Over the last few years, the technology applied to casemakers has changed considerably. Users are increasingly opting for machines that can perform highly sophisticated jobs, and as a result the casemaker has transformed from a simple centre of production for large volumes of standard packagings to an operations centre with extreme flexibility that can cover a much wider range of products compared to just a few years ago.
These days, the characteristics most commonly required of a machine include:
Incorporating all these features in a single machine is not easy. Many companies equipped with traditional plants have to rely on more than one line to cover all the operations, or else they accept that some of the processes will have a low productivity.
With the HGL 924, EDF Europe has designed a machine that meets all requirements for a system that combines flexibility, quality and productivity.
The no-crush feeding unit has no rollers for crushing the cardboard, so lightweight papers can be processed without crushing the corrugation and also without affecting the stacking characteristics of the packagings produced.
The printing unit is a high-quality graphics line inserted into a casemaker, i.e. fixed units. It prints from the bottom totally via servomotors. This geometry makes it possible to make quick changes to normal processes with a small print run and to perform high-definition polychromies.
The anilox of each colour can be rapidly changed to adapt to paper types; this option is installable at any time, even after the machine has been in operation for many years. The line is also set up for installation of dryers of the most common types and brands used in the sector.
Producing die-cut cardboard boxes has never been easy in casemaker lines because trim ejection is always problematic and interferes with the fold.
To solve this problem, EDF has developed a cleaner unit to be positioned between the die-cutter unit and the fold. This unit also allows quick and easy access to the die cutter cylinder so that die changes can be carried out in a few minutes thanks to the now universally recognised Serrapid quick lock system.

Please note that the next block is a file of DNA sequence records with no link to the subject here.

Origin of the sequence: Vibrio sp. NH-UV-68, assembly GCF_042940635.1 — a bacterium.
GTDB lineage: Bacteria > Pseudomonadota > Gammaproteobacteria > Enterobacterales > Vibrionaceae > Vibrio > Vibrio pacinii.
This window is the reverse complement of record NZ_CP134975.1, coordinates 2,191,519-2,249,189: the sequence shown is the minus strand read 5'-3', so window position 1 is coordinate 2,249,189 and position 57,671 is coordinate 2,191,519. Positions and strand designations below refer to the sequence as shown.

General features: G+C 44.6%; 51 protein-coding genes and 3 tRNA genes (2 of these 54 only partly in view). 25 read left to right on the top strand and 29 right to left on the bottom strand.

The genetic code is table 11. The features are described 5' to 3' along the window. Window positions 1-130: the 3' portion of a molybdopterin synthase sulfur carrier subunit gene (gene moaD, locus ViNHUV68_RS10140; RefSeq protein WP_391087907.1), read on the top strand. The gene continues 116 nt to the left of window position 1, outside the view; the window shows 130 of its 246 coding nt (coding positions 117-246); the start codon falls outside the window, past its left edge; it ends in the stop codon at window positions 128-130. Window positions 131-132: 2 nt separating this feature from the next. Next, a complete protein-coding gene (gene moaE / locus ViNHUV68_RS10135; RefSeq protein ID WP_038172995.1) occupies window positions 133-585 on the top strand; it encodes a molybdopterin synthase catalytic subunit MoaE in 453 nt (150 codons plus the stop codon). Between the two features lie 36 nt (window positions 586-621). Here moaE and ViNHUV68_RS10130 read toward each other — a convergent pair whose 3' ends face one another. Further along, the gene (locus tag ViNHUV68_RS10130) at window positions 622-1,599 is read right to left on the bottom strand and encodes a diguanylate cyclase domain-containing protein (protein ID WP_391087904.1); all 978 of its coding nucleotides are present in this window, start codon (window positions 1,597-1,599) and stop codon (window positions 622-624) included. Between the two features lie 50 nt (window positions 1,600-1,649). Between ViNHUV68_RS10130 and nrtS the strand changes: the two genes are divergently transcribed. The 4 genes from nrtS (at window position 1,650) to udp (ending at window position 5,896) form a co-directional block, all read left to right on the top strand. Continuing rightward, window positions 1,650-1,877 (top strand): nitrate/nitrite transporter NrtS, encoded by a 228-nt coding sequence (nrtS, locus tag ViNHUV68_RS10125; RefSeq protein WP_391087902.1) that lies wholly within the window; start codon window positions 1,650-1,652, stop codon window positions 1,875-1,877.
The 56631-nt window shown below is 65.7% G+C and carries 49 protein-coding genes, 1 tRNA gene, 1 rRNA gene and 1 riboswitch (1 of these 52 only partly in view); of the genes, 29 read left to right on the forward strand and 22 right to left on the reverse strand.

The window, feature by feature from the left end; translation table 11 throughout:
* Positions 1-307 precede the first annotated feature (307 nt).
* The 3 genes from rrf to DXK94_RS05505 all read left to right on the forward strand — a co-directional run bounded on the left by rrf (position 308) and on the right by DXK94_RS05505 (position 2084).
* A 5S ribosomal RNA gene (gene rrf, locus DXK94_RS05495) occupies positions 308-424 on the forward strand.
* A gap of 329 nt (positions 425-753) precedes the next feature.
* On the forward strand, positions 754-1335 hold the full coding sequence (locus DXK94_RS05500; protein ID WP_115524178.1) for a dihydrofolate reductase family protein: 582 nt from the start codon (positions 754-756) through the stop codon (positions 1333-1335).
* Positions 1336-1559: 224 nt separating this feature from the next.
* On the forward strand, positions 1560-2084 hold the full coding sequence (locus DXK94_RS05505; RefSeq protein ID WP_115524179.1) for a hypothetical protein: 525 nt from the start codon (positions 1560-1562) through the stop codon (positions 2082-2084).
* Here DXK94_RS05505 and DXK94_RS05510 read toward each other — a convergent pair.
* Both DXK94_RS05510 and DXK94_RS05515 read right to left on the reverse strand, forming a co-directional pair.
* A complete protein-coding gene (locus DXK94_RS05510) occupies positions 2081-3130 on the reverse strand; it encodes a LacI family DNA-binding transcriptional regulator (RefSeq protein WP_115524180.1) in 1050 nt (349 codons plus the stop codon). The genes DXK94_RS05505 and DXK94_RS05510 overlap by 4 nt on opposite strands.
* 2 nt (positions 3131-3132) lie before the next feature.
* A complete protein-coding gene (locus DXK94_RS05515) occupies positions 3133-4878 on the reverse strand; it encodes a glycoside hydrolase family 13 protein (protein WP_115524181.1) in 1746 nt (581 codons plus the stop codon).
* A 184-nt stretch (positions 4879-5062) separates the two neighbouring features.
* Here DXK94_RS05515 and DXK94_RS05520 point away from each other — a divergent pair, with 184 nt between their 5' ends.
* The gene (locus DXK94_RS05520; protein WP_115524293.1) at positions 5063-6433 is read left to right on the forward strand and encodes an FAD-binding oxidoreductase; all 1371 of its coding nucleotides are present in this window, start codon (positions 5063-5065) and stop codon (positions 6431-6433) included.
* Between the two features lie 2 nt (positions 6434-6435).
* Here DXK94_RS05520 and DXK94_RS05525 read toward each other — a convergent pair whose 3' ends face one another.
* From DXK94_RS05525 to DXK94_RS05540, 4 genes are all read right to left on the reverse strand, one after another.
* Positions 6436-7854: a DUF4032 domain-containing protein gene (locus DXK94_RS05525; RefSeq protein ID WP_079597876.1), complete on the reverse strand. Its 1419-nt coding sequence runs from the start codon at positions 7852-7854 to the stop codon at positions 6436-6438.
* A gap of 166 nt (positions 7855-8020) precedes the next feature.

Another advantage in producing the die-cut boxes is that the machine prints from the correct side: from the bottom. Die-cutting is performed from the top and the trim is expelled downwards by the ejection rubbers of the die.
A solid vacuum fold with automatic adjustment of all parameters according to the type of cardboard and a counter ejector with stacking from the top complete the system.
The fold and the counter ejector can also transport the flat product only printed or die cut. The result is a highly versatile and productive line.
Because the 4.0 is not only a law but also a requirement of production, all EDF machines are set up for this technology. They can also be equipped with automated peripherals totally interconnected with the production line to ensure quick, error-free activation since the same data does not have to be input on different operator panels along the line.
For the last two years, EDF Europe (Dong Fang Group) has been conducting research in their R&D centre in Treviso where the most high-tech machines are undergoing development on behalf of the group. The results have been notable, starting from the new casemaker 821, the vacuum stacker for the rotary die cutter and last, the new casemaker HGL 924, which has attracted interest on the part of customers around the world. Following installation of the prototype in the Milan area new orders are being placed and further projects are in the evaluation phase.
Other innovations from EDF are on the way. In the coming months the Ghuanzhou-Bologna-Treviso axis will be sure to surprise us again.